And yes, I do work with confidential materials, but it’s not so super-duper top-secret that random people on the bus would be interested. I just make sure that names of parties on agreements that I’m reviewing are not visible (i.e. if printing, I delete party names or mask them with white tape).

    2. CanCan*

      * “just leave 40 minutes early” – I meant, leave work early at the end of the day because you started earlier.

      1. Jen2*

        Yeah, this is what I was thinking too. Or if they get in about 30 minutes early every day and end at the usual time, then 4 early days would cancel out one late day.

  42. The Man, Becky Lynch*

    Please chat with your boss about the transit mess. I’ve had employees with commutes that are sticky, even if they’re driving in themselves! We are never bothered by late arrivals, even if it’s once a week as long as you’re communicating about it.

    Most people drive here and the traffic is always fickle at best. I’m only 5 miles from work and it takes me 15 minutes at best and up to 60 minutes when bridges get stuck or semis over turn, etc. So if someone is coming from even further with even more hazards, it’s awful.

    It’s a given in most high population areas and unless there’s a huge reason to need butts in seats at Go Time, a decent manager gets that it’s just a thing.

  43. Koala dreams*

    #2 I was going to suggest a scooter or a bike, until I saw the harbour thing. I guess any ferries (if they even exist) get full really quick when the tunnel is blocked.

    Since this affects many people and probably will only get worse with time, you might want to check if your workplace can change to flex time with core hours. That way people can plan time sensitive meetings and such for the core hours and catch up on other tasks in the morning or evening, depending on the traffic situation. I realize this solution doesn’t work for all lines of work, but your employer might want to consider it.

  44. Zillah*

    OP2 – I feel your pain. Ughhh.

    I think one thing I would ask is whether there’s a reason you *need* to be at work at your official start time. If there isn’t, I think it might be worth talking to your boss about officially having more flexible hours and letting yourself off the hook a bit. When I was in this position, it really didn’t matter if I was a little late in general, so it was just understood that sometimes I’d be in at (for example) 9:30 or 10 rather than 9. I tried to avoid scheduling early morning meetings when possible, and I usually got sporadic reception so could answer emails/texts if something came up so my team didn’t have to be inconvenienced waiting for an answer.

    It wasn’t ideal, but it did make my daily commute much less stressful.

  45. remizidae*

    LW2: Leaving earlier seems like the best solution. It’s better to be earlier than everyone else than to be late (especially if you could leave earlier if you come in earlier).

  46. CummutingSucks*

    Commuting is the worst. It could take me 45 minutes or 2 hours to get to my last office. I had to be on time because I was a corporate trainer and classes started right on time. So I gave myself 2 hours. I needed that 2 hours about 50% of the time, not the best use of my time and super annoying, but it was necessary.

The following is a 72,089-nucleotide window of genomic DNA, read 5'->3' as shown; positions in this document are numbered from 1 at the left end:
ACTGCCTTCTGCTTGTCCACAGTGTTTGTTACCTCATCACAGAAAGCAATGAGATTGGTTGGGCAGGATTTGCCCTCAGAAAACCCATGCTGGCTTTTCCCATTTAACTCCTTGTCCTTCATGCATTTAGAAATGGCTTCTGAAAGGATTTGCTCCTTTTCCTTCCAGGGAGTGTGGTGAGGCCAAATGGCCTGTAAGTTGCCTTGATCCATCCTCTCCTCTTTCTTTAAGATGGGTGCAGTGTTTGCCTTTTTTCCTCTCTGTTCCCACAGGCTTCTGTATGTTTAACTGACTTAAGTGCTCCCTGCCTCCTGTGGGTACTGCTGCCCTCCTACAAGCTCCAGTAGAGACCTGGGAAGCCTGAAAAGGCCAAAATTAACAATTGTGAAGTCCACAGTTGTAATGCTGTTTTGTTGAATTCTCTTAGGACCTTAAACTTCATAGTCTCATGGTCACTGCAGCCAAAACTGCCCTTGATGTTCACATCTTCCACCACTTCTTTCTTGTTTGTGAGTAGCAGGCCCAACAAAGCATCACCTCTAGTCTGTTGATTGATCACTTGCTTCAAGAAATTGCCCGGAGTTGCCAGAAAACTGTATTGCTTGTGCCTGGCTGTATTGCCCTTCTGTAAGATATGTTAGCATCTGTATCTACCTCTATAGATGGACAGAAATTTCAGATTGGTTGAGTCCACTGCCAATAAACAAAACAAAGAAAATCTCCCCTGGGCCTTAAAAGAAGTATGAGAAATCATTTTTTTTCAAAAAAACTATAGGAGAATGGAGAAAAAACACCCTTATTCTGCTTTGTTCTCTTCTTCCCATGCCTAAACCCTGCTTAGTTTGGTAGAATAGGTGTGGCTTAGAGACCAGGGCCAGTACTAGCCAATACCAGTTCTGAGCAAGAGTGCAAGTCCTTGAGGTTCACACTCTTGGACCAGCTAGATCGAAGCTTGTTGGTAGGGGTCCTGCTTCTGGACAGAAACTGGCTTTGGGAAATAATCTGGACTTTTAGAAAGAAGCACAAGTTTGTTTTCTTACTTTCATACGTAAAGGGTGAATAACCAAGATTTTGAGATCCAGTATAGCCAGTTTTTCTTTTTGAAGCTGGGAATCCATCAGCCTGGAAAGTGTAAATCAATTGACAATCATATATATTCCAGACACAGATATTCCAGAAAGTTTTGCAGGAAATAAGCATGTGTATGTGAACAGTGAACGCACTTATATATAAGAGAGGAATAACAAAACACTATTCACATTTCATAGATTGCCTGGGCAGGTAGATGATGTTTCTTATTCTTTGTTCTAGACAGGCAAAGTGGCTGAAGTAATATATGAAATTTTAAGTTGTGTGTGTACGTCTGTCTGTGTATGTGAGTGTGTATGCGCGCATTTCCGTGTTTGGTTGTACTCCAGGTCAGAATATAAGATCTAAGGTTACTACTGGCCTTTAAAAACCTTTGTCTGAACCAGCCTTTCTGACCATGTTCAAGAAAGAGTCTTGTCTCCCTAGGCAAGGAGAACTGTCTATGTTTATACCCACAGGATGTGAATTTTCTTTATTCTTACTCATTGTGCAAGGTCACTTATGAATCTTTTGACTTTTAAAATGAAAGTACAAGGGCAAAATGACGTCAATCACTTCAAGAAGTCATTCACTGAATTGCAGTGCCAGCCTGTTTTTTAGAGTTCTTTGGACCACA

OP doesn’t mention if they are leaving earlier or only allowing their normal 20 minute commute time. I think starting out 15-20 minutes earlier is a reasonable expectation. I think an effort has to be made to adjust their own schedule to an extent. Also, talk to your manager, some jobs the start time doesn’t matter as much. In my current position, I can start pretty much any time I want. If adjusting their schedule by leaving 15 minutes earlier, and the manager’s acknowledgment of the problem, they are likely to arrive closer to their start time the majority of the days.

    1. The Francher Kid*

      From the letter: “I’ve tried leaving earlier just in case, but then I’m at the office long before anyone else, and sometimes I’m still late because of subway problems! I work late when it happens, and I haven’t missed anything important.”

    2. StaceyIzMe*

      Whenever I’ve encountered difficulty in my Big City commute, I’ve just decided to leave very, very early. It can be a pain, but generally pays off in on-time arrival, earlier departure and much less stress on both the car and the driver. Many people in my area do this and it’s not unusual that some people choose their daycare, dry cleaner, bank and even their gym close to the office instead of close to home.

  47. Buttons*

    I have never heard of someone wanting to micromanage-up like that! LOL! There is nothing that any of my employees are working on that is so urgent that they would need to know where I am at all times, let alone know who I was meeting with. My calendar shows if I am in a meeting, on do not disturb, or out of the office, and when I will be available again. If I am going to be away for the entire day, and not checking email, I will let them know. But if I am in an all-day meeting, and will be able to respond to emails, I don’t let them know. And all of that goes for them too.
    That employee needs to be reigned in now. I really wonder what big boss’ response is. I can only imagine what my boss would do if one of my employees told her she needed to tell them where she was at all times.

  48. Sara without an H*

    Hi, OP#1: First off, it’s great that you’re documenting everything and have a supportive boss. I’ve occasionally been sandwiched between a problem employee and a boss who didn’t want anyone to ever be made to feel bad. It wasn’t fun.